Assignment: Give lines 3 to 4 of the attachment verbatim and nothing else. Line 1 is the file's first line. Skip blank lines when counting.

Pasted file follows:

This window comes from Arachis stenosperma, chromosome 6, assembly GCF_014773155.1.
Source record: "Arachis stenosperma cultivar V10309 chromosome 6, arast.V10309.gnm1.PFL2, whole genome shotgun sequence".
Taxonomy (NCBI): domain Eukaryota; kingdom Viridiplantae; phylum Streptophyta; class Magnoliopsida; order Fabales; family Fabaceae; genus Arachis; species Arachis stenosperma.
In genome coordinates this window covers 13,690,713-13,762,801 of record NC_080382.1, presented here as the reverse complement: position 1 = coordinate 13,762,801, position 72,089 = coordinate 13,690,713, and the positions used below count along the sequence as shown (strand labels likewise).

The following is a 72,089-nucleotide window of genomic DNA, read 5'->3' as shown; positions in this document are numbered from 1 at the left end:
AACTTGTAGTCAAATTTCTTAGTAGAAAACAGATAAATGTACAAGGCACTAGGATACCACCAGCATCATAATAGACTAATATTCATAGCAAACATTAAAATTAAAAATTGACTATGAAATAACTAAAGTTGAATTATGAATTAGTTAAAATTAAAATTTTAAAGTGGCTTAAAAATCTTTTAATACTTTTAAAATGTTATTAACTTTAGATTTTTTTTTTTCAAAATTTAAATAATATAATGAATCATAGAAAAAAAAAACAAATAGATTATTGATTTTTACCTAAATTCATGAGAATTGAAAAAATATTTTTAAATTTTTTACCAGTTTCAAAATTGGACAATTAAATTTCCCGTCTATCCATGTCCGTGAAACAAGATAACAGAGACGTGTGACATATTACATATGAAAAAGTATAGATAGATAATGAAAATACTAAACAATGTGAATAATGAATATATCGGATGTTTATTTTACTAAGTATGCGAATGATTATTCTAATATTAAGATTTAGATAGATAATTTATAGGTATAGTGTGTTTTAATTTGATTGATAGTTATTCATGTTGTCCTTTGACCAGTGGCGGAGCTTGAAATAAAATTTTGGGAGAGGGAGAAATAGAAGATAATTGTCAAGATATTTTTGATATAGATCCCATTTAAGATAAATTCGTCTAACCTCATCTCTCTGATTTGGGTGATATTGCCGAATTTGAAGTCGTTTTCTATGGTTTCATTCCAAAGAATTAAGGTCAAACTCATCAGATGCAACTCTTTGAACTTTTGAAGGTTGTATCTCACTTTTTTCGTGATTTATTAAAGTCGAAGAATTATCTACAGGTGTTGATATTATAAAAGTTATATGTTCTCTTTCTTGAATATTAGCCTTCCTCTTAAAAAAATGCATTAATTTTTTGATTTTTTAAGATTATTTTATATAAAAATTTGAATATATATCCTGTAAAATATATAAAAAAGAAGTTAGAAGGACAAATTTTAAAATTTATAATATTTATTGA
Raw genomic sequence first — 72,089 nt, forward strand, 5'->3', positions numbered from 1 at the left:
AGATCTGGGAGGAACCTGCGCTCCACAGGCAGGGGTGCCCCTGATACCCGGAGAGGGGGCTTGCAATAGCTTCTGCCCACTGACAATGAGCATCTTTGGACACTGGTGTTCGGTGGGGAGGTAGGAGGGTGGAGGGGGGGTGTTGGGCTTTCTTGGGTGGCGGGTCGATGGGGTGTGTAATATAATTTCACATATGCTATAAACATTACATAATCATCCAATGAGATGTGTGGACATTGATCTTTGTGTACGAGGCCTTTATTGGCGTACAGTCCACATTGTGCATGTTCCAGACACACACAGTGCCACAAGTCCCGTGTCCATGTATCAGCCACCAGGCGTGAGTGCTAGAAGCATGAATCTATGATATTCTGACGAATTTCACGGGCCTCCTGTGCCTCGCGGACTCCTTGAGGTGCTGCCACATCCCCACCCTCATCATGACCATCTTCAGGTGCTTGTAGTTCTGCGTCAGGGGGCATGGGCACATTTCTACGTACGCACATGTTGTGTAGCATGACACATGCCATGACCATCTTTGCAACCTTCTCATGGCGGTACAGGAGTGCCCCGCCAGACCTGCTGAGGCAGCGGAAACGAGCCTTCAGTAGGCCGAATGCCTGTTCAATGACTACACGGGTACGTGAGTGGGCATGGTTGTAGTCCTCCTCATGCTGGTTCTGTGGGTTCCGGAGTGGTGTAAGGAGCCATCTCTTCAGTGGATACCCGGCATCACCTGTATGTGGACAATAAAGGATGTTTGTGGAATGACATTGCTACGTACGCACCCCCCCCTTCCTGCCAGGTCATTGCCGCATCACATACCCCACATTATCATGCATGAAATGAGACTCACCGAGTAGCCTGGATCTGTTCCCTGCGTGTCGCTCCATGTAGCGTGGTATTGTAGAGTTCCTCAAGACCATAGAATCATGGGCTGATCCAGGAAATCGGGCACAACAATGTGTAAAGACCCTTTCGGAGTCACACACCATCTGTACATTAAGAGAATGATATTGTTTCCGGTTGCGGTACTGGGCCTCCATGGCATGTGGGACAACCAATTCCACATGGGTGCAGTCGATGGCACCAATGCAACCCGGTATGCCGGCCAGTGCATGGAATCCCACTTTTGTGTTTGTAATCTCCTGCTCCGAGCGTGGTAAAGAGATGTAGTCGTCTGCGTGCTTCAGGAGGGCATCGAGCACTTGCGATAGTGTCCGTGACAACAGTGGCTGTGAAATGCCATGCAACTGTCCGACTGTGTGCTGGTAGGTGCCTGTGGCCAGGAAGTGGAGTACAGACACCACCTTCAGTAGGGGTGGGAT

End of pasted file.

Taxonomy (NCBI): domain Eukaryota; kingdom Viridiplantae; phylum Streptophyta; class Magnoliopsida; order Fabales; family Fabaceae; genus Arachis; species Arachis stenosperma.
In genome coordinates this window covers 13,690,713-13,762,801 of record NC_080382.1, presented here as the reverse complement: position 1 = coordinate 13,762,801, position 72,089 = coordinate 13,690,713, and the positions used below count along the sequence as shown (strand labels likewise).